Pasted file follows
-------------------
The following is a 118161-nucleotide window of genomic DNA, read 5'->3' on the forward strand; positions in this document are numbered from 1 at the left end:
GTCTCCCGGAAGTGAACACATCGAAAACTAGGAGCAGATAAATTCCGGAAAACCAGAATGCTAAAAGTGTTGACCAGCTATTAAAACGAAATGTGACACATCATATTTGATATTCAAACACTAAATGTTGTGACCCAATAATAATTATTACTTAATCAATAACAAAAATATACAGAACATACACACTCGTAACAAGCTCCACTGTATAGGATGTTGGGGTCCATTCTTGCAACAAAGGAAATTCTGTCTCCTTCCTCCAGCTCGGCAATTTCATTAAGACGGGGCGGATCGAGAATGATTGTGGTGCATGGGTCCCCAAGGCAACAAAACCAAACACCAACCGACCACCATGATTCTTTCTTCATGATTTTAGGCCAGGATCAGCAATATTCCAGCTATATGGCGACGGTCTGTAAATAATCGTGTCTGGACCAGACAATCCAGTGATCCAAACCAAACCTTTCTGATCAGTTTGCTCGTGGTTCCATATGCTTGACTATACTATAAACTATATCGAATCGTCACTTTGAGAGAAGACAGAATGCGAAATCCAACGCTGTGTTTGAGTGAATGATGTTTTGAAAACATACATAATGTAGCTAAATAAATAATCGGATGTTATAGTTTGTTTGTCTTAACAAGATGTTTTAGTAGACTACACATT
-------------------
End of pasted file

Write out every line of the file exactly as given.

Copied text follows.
The following is a 118161-nucleotide window of genomic DNA, read 5'->3' on the forward strand; positions in this document are numbered from 1 at the left end:
GTCTCCCGGAAGTGAACACATCGAAAACTAGGAGCAGATAAATTCCGGAAAACCAGAATGCTAAAAGTGTTGACCAGCTATTAAAACGAAATGTGACACATCATATTTGATATTCAAACACTAAATGTTGTGACCCAATAATAATTATTACTTAATCAATAACAAAAATATACAGAACATACACACTCGTAACAAGCTCCACTGTATAGGATGTTGGGGTCCATTCTTGCAACAAAGGAAATTCTGTCTCCTTCCTCCAGCTCGGCAATTTCATTAAGACGGGGCGGATCGAGAATGATTGTGGTGCATGGGTCCCCAAGGCAACAAAACCAAACACCAACCGACCACCATGATTCTTTCTTCATGATTTTAGGCCAGGATCAGCAATATTCCAGCTATATGGCGACGGTCTGTAAATAATCGTGTCTGGACCAGACAATCCAGTGATCCAAACCAAACCTTTCTGATCAGTTTGCTCGTGGTTCCATATGCTTGACTATACTATAAACTATATCGAATCGTCACTTTGAGAGAAGACAGAATGCGAAATCCAACGCTGTGTTTGAGTGAATGATGTTTTGAAAACATACATAATGTAGCTAAATAAATAATCGGATGTTATAGTTTGTTTGTCTTAACAAGATGTTTTAGTAGACTACACATT